Private clouds offer both security and control, which is essential to organizations whose industry has tight regulatory restrictions. This additional control of a private cloud makes it easier to restrict access to sensitive client information and ensures that a company has the ability to move its data and applications where it wants, whenever it wants. A private cloud is not affected by a public cloud provider’s system downtime and you get the technical support from the private cloud provider that usually includes disaster recovery.
However, a private cloud comes at a greater cost than a public cloud. The company that owns the cloud is responsible for both the software and the infrastructure.
Simply put, a hybrid cloud, as its name implies, combines a public cloud with a private cloud. Hybrid clouds are designed to allow the two platforms to interact seamlessly, with data and applications moving from one cloud to the other. It is a great solution for an organization that needs a little of both options and is usually dependent upon industry and size.
There are two commonly used types of hybrid cloud architecture. Cloudbursting uses a private cloud as its primary cloud, storing data and housing proprietary applications in a secure environment. When service demands increase, however, the private cloud’s infrastructure may not have the capacity to keep up. This is where the public cloud comes into play. A cloudbursting model uses the public cloud’s capacity to supplement the private cloud, allowing the organization to handle increased demand without having to purchase new servers or other infrastructure.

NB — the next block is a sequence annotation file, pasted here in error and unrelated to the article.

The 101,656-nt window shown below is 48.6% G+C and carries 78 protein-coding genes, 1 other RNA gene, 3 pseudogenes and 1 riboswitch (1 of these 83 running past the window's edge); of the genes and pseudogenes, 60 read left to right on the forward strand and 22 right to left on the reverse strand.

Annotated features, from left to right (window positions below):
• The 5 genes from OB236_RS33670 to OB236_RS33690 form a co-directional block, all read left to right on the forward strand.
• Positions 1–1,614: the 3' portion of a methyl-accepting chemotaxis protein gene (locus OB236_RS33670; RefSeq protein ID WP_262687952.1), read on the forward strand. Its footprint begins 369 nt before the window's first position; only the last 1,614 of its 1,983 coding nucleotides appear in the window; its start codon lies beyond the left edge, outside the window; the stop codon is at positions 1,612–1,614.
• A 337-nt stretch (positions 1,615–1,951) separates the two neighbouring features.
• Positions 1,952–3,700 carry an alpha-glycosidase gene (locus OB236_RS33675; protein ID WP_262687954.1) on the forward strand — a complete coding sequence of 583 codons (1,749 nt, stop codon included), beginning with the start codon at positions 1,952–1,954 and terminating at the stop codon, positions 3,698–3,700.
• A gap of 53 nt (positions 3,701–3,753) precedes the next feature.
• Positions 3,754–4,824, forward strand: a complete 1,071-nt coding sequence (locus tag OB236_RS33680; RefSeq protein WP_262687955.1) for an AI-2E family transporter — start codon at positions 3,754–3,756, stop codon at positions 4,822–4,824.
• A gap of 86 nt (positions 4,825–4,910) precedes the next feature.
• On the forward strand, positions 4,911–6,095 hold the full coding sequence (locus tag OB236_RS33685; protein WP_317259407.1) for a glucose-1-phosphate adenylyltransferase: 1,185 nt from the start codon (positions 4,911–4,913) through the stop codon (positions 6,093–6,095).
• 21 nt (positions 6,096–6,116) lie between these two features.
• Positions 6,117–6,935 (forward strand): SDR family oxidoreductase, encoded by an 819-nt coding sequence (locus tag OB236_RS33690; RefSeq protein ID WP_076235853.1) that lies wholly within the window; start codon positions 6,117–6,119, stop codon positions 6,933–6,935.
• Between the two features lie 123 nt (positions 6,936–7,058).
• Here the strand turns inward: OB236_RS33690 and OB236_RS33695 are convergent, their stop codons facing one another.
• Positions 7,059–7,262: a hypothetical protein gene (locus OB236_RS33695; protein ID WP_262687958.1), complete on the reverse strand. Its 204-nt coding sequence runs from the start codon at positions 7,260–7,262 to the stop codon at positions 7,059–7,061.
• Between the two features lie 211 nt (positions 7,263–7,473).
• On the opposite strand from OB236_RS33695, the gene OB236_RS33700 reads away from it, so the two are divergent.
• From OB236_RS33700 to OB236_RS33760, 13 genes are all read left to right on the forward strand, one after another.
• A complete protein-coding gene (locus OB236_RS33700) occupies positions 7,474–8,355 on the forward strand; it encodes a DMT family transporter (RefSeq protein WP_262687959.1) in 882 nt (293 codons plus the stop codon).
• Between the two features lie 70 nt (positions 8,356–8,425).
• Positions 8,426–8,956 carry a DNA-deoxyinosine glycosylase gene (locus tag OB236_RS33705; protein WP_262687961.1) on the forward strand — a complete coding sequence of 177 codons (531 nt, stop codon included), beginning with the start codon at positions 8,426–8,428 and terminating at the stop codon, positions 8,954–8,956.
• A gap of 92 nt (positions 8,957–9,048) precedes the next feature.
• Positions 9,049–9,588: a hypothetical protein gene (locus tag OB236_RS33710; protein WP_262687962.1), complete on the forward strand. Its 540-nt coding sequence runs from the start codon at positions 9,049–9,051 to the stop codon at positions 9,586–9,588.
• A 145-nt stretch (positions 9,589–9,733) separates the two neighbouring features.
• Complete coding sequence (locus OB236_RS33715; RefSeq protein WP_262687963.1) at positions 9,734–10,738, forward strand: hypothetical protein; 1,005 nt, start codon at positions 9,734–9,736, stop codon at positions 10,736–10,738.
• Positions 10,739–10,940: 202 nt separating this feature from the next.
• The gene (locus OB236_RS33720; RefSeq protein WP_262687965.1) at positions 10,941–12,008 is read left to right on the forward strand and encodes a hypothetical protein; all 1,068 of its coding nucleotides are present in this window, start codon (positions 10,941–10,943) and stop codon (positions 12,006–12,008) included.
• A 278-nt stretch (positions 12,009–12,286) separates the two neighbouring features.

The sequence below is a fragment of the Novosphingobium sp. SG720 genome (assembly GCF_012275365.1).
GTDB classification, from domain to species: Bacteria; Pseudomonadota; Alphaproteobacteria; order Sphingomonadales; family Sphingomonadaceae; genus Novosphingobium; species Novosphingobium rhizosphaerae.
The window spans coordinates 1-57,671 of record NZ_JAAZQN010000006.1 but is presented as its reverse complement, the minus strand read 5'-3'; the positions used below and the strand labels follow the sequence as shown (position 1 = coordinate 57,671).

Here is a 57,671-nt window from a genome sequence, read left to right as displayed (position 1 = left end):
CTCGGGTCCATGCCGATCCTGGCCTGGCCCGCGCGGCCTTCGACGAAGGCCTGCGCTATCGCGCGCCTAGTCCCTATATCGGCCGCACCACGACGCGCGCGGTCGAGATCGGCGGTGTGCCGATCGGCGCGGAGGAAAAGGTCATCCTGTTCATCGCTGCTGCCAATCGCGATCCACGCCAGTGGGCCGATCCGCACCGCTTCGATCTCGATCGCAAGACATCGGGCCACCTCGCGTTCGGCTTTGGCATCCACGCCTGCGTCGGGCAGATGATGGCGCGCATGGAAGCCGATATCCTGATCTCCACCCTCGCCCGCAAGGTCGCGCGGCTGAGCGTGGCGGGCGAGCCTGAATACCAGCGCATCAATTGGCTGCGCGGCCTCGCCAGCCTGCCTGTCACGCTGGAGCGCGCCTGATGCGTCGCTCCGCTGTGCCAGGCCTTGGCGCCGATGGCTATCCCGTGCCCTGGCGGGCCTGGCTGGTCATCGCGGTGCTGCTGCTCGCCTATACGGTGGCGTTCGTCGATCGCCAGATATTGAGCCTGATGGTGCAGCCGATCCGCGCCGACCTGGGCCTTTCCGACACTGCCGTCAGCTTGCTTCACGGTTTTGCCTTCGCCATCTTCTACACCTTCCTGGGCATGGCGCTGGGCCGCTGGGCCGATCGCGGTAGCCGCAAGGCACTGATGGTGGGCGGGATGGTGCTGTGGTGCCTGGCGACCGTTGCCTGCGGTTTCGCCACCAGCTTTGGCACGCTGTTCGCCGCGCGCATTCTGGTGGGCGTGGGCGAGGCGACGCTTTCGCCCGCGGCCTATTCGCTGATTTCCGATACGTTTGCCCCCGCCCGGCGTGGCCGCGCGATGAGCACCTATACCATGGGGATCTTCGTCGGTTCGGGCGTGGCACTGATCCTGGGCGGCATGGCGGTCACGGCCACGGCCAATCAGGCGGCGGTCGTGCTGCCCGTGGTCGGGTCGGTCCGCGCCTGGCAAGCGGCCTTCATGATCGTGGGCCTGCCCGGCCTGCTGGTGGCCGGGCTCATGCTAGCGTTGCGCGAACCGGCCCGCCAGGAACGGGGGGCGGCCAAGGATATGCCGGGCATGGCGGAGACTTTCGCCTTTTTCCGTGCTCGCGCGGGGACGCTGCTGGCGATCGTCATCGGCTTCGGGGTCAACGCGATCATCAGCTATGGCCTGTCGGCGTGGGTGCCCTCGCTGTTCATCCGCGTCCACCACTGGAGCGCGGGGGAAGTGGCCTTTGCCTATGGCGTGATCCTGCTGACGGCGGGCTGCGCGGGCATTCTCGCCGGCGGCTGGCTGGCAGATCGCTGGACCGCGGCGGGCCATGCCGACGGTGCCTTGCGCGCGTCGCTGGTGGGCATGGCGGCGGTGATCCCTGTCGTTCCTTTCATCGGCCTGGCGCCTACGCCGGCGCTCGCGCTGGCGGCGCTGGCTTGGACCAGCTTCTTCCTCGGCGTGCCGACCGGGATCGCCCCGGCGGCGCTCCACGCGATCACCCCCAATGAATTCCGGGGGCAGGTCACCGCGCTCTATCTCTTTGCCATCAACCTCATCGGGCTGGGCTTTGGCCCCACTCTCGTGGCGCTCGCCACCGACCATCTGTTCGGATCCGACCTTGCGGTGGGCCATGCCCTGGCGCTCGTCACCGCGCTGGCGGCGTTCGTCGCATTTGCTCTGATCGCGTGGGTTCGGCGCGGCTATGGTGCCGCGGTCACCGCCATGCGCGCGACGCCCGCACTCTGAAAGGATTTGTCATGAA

The second type of hybrid cloud model also runs most applications and houses data in a private cloud environment but outsources non-critical applications to a public cloud provider. This arrangement is common for organizations that need to access specialized development tools (like Adobe Creative Cloud), basic productivity software (like Microsoft Office 365), or CRM platforms (like HubSpot). Multi-cloud architecture is often deployed here, incorporating multiple cloud service providers to meet a variety of unique organizational needs.